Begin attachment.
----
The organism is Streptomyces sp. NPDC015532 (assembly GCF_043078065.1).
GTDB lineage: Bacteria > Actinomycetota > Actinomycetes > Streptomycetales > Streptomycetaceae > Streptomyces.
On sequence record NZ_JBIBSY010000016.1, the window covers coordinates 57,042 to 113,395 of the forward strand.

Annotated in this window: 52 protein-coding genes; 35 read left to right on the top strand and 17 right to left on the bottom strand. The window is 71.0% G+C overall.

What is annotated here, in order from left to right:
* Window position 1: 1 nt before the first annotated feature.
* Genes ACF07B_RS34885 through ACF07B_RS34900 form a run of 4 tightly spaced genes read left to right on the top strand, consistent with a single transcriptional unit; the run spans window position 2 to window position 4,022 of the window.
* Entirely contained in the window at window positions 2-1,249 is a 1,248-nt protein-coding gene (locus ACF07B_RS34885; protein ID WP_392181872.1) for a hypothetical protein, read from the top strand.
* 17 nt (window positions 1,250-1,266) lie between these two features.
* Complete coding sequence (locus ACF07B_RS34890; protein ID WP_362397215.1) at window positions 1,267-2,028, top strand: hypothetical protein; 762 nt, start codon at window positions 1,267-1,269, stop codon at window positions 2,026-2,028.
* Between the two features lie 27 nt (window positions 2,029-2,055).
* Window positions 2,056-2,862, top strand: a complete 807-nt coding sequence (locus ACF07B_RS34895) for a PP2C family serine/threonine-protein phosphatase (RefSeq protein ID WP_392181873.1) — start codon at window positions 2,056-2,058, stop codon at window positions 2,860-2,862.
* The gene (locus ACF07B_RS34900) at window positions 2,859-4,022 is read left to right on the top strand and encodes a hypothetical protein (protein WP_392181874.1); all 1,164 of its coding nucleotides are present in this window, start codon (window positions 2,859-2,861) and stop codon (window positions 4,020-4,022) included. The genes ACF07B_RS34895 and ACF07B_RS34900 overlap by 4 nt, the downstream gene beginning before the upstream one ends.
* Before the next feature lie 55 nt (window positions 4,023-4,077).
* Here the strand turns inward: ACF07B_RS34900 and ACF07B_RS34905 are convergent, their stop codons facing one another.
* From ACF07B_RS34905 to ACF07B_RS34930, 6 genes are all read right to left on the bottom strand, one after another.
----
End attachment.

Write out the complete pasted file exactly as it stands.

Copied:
The organism is Streptomyces sp. NPDC015532 (assembly GCF_043078065.1).
GTDB lineage: Bacteria > Actinomycetota > Actinomycetes > Streptomycetales > Streptomycetaceae > Streptomyces.
On sequence record NZ_JBIBSY010000016.1, the window covers coordinates 57,042 to 113,395 of the forward strand.

Annotated in this window: 52 protein-coding genes; 35 read left to right on the top strand and 17 right to left on the bottom strand. The window is 71.0% G+C overall.

What is annotated here, in order from left to right:
* Window position 1: 1 nt before the first annotated feature.
* Genes ACF07B_RS34885 through ACF07B_RS34900 form a run of 4 tightly spaced genes read left to right on the top strand, consistent with a single transcriptional unit; the run spans window position 2 to window position 4,022 of the window.
* Entirely contained in the window at window positions 2-1,249 is a 1,248-nt protein-coding gene (locus ACF07B_RS34885; protein ID WP_392181872.1) for a hypothetical protein, read from the top strand.
* 17 nt (window positions 1,250-1,266) lie between these two features.
* Complete coding sequence (locus ACF07B_RS34890; protein ID WP_362397215.1) at window positions 1,267-2,028, top strand: hypothetical protein; 762 nt, start codon at window positions 1,267-1,269, stop codon at window positions 2,026-2,028.
* Between the two features lie 27 nt (window positions 2,029-2,055).
* Window positions 2,056-2,862, top strand: a complete 807-nt coding sequence (locus ACF07B_RS34895) for a PP2C family serine/threonine-protein phosphatase (RefSeq protein ID WP_392181873.1) — start codon at window positions 2,056-2,058, stop codon at window positions 2,860-2,862.
* The gene (locus ACF07B_RS34900) at window positions 2,859-4,022 is read left to right on the top strand and encodes a hypothetical protein (protein WP_392181874.1); all 1,164 of its coding nucleotides are present in this window, start codon (window positions 2,859-2,861) and stop codon (window positions 4,020-4,022) included. The genes ACF07B_RS34895 and ACF07B_RS34900 overlap by 4 nt, the downstream gene beginning before the upstream one ends.
* Before the next feature lie 55 nt (window positions 4,023-4,077).
* Here the strand turns inward: ACF07B_RS34900 and ACF07B_RS34905 are convergent, their stop codons facing one another.
* From ACF07B_RS34905 to ACF07B_RS34930, 6 genes are all read right to left on the bottom strand, one after another.